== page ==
“Being able to do what I love while getting to watch every team on campus is my favorite part of the job.”

Edited By: Rachael Robinson

Cheerleaders Raise Funds for National Competiton

By: Addison Mixson, Staff Writer

As the Wingate University’s Cheerleaders focus on cheering on their Bulldogs during this year’s football and basketball seasons, they are working just as hard to fundraise for their trip to the National Cheerleaders Association (NCA) College Nationals in Daytona Beach, Florida in the Spring.

The NCA national competition that they attend is an excellent experience for the girls on the team.  Mary Keener, a sophomore on the team explains, “I’m really excited to go to Nationals because it’s a great experience for our team and promotes the name of our school to other universities and people across the country who also participate in the event.”

Before school started, the team had already begun a T-shirt fundraiser. They have also recently started hosting concessions for all of this season’s Carolina Panthers home football games, along with additional events like soccer games, ACC Championship, Bowl Games and Playoff Games, with the opportunity to earn a portion of their sales.

Mia Fowler, a junior cheerleader, and head of the fundraiser says each person that comes to help with the concessions has the ability to earn money from tips. Fowler is excited to show her dedication to the team, making sure that the team will benefit.

Coach Kelly Sheppard describes the team’s efforts, “Our team works very hard to raise money each year! Now that we are participating in the NCA College Nationals competition, we are working hard to raise more than ever. In addition to working at the Bank of America Stadium events, we will also host our annual Mini-Bulldog Cheer Camp in February. This is an event that we look forward to each year–there is nothing better than sharing our passion with young children and then watching them perform all that they have learned!”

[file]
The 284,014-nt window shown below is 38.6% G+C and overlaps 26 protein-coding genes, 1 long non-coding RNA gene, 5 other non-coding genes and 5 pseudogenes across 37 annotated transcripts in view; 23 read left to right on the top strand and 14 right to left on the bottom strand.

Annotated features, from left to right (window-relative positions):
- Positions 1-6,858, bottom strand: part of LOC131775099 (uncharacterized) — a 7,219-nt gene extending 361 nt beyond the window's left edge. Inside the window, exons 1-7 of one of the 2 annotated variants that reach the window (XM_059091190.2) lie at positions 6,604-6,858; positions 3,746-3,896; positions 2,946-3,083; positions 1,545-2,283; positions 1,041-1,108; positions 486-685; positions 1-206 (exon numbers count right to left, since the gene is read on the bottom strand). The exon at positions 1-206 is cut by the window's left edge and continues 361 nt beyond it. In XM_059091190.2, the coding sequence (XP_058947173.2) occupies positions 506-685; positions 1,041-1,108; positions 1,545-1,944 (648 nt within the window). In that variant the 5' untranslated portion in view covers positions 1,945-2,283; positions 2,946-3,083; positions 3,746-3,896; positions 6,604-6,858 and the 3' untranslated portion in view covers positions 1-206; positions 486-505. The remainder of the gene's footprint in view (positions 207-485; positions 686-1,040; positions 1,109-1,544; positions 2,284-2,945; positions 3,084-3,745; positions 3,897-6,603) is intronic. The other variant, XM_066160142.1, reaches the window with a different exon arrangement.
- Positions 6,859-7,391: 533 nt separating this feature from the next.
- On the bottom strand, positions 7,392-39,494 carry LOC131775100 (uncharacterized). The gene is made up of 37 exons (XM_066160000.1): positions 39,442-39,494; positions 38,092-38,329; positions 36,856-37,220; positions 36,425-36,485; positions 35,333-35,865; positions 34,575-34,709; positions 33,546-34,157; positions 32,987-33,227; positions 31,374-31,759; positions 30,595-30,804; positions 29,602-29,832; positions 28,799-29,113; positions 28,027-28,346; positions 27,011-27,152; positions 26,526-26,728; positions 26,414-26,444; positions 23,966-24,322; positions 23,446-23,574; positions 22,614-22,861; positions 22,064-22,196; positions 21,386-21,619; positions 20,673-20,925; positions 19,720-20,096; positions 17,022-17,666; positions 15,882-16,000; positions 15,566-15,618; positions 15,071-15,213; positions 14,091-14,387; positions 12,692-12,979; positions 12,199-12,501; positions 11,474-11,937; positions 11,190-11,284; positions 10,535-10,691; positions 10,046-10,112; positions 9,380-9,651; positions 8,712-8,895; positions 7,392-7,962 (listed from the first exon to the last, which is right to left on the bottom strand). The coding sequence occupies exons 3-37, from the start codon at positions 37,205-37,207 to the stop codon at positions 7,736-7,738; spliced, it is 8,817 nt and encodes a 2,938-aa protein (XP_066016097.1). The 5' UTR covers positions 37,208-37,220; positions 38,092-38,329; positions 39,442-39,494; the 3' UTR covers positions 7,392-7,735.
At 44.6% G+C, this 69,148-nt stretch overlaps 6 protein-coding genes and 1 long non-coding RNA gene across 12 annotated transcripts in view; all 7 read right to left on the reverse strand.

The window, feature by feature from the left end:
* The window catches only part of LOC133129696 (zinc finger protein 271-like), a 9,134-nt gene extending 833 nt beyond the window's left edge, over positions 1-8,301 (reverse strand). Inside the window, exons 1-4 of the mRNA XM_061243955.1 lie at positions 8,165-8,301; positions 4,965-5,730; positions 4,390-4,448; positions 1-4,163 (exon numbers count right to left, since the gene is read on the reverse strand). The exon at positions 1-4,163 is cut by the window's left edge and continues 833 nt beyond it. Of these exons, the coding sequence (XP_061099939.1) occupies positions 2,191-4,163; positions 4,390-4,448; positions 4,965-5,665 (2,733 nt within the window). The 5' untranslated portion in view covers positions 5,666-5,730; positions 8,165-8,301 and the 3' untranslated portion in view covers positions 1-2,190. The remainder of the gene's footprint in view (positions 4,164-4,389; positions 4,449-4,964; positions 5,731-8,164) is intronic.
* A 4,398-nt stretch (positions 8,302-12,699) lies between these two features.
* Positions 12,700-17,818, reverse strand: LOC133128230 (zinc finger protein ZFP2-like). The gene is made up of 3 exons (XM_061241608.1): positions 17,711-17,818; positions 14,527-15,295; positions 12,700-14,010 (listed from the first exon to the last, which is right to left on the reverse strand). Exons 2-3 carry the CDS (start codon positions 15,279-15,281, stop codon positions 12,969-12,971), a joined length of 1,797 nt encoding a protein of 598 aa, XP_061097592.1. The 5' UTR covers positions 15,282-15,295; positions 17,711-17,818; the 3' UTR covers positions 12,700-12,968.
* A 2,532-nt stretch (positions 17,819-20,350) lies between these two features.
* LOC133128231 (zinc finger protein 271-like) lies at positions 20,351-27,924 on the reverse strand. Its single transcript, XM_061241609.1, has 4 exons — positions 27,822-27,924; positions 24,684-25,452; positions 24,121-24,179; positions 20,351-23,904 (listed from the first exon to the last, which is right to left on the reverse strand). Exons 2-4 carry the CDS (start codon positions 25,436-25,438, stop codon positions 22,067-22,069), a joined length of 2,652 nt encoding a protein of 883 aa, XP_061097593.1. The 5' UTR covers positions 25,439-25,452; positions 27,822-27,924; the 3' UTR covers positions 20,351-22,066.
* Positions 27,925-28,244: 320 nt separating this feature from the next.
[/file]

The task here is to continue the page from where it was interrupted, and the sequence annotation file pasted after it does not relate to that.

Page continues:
Ciarrah Brown, a freshman cheerleader, describes the journey ahead, “It will be challenging, but the ends justify the means. It will be all worth it when we’re having fun at nationals.”

Edited By: Rachael Robinson

Student Advice to Freshmen

 By: Sarah Everhart, Staff Writer

Freshman year is a new and exciting time, but can also be a very confusing time for a lot of students. The first year of college is one of the most stressful, life-changing years of a student’s life. Many people choose their major, participate in clubs, greek life, or other organizations and find their life-long friends during this time.

One thing that most, if not all, freshmen have in common is that they could benefit from some advice at this point in the year.

Senior, Regan Huneycutt, suggests“to push yourself and reach for things you never thought you could accomplish,” over the next four years. Reflecting on her college years, she says, “It’s an amazing feeling to look back as you are about to graduate on all the things you never imagined you could do and look forward to the bright future you have ahead of you because of all you have done.”

One very imperative thing to do while in college is to get involved and to make friends and memories.

Emily Holbrook, a senior at Wingate reflects, “I am so thankful for everything this university has given me- I would not be who I am today if it wasn’t for Wingate. If I could stand in front of the freshmen today and give them advice I would tell them to get involved and to not take what the university has to offer for granted.”